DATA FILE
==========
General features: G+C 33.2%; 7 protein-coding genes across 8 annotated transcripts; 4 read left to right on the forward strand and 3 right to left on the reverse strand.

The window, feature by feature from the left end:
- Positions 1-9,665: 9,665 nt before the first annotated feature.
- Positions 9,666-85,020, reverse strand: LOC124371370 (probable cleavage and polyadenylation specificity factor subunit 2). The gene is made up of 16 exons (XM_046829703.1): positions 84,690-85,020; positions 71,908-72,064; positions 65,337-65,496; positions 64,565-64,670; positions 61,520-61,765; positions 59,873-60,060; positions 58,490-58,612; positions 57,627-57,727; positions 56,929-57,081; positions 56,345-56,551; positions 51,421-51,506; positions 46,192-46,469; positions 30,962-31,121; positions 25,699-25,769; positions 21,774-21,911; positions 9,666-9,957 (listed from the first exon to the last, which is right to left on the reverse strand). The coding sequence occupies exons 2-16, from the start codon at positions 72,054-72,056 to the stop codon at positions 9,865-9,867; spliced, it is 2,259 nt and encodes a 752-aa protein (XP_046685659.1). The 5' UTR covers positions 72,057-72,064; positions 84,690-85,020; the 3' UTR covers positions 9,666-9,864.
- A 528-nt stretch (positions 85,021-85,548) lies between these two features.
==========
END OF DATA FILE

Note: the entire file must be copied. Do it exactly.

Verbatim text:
General features: G+C 33.2%; 7 protein-coding genes across 8 annotated transcripts; 4 read left to right on the forward strand and 3 right to left on the reverse strand.

The window, feature by feature from the left end:
- Positions 1-9,665: 9,665 nt before the first annotated feature.
- Positions 9,666-85,020, reverse strand: LOC124371370 (probable cleavage and polyadenylation specificity factor subunit 2). The gene is made up of 16 exons (XM_046829703.1): positions 84,690-85,020; positions 71,908-72,064; positions 65,337-65,496; positions 64,565-64,670; positions 61,520-61,765; positions 59,873-60,060; positions 58,490-58,612; positions 57,627-57,727; positions 56,929-57,081; positions 56,345-56,551; positions 51,421-51,506; positions 46,192-46,469; positions 30,962-31,121; positions 25,699-25,769; positions 21,774-21,911; positions 9,666-9,957 (listed from the first exon to the last, which is right to left on the reverse strand). The coding sequence occupies exons 2-16, from the start codon at positions 72,054-72,056 to the stop codon at positions 9,865-9,867; spliced, it is 2,259 nt and encodes a 752-aa protein (XP_046685659.1). The 5' UTR covers positions 72,057-72,064; positions 84,690-85,020; the 3' UTR covers positions 9,666-9,864.
- A 528-nt stretch (positions 85,021-85,548) lies between these two features.